Common Mistakes New Campers Make? Camping is a fun and adventurous activity for many people, but if you’re new to it there are some common mistakes that you’ll want to avoid. In this article, we discuss 7 of the most common camping mistakes that beginners make so that you don’t have to learn them the hard way.
Any camper who claims never to make a mistake in their nature adventures is either telling a bit of fib or they really don’t get out there too often. No matter how many years we’ve been at it, all of us are guilty of an occasional error of judgment.
But is that such a problem? Certainly not. If we admit to the blunder, carefully think through it, and try to salvage a lesson from it, each mistake becomes a more effective learning experience than any number of trouble-free camping trips.
Common Mistakes New Campers Make
It seems to me, though, a few campground blunders crop up more frequently than others, particularly among newbies of the outdoor scene. Here are seven bloopers you should watch out for:
Mistake #01: Poor Choice of Equipment
No doubt the earliest trap of all for enthusiastic but inexperienced campers lurks among that vast array of equipment and hardware that confronts them in a well-stocked outdoor supplies store.
It’s right here where they are most vulnerable to the well-meaning but poorly informed — and usually equally inexperienced — sales assistant. Woe is you if they work on commission! You are likely to end up with expensive, inappropriate, insufficient, and unnecessary camping gear.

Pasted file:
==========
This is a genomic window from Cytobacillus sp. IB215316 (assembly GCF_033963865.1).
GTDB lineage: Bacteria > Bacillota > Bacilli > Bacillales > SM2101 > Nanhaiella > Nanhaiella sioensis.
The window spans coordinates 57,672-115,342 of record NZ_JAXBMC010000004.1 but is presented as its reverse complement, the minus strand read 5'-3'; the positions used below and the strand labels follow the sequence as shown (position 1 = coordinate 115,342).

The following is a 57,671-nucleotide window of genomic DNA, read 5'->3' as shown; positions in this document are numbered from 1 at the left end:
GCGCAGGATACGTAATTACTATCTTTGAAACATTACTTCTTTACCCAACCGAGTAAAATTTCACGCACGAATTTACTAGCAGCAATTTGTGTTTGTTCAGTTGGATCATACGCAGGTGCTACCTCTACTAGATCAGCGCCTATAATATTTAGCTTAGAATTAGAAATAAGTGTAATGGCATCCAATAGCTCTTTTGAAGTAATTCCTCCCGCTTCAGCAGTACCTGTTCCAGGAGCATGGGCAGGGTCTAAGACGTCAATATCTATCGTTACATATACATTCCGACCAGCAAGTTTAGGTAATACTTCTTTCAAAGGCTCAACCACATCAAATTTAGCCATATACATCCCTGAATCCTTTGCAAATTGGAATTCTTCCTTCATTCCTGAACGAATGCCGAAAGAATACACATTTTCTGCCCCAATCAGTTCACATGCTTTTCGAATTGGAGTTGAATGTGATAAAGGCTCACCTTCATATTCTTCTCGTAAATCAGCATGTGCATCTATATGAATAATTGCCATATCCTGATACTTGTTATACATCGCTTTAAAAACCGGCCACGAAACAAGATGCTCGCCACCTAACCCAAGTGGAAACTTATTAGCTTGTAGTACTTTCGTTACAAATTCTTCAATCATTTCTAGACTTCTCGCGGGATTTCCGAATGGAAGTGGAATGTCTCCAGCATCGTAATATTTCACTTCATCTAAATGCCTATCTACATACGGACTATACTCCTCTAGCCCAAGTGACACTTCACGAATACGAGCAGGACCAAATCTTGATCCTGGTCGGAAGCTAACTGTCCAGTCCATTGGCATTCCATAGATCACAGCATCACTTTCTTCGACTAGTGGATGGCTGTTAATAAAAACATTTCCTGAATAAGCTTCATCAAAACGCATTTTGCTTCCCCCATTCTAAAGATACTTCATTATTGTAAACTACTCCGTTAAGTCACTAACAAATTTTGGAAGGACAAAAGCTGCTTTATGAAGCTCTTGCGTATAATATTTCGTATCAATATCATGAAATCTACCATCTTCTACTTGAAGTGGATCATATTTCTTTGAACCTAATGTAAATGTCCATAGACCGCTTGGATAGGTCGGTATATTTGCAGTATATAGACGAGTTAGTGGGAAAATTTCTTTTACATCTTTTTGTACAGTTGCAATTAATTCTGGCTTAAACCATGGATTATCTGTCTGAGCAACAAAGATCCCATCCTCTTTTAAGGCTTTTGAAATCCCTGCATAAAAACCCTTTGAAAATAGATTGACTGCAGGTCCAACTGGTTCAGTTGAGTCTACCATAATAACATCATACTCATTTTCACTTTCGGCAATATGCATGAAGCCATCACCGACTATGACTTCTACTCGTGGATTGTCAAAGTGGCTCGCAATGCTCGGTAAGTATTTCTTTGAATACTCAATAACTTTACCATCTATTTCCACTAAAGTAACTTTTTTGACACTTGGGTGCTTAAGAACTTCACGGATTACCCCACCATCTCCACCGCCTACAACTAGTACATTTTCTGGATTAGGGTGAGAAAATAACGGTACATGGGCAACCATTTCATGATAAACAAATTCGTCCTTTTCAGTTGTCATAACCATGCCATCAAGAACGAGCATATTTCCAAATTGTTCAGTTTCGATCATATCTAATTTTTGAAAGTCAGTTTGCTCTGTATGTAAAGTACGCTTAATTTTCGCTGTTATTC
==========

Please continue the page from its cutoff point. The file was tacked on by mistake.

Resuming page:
This is number one on our list of Mistakes New Campers Make because it simply makes the largest difference.
Solution: Start slowly. Hold off buying too much stuff until you get a feel for the outdoor lifestyle and activities that most appeal to you and your family. Read, ask, look around; maybe borrow or rent some gear at first, to see if it suits. After each trip, review your equipment options, then add (or discard) according to your needs, wants, and outdoor aspirations.
Mistake #02: A tough first trip
By leaping straight into the deep end — perhaps a week-long trip through a remote and uninhabited desert country — it is possible that you or your family may never want to go camping again. Unfamiliar equipment, seemingly hostile terrain, lack of established routines, and very little skill add up to a trip you all, quite probably, would prefer to forget.
Solution: Take your camping one step at a time, progressively developing each trip from the one before. For example, try a shake-down trip, first up, to a not-too-distant country town where there’s a commercial campground or RV park.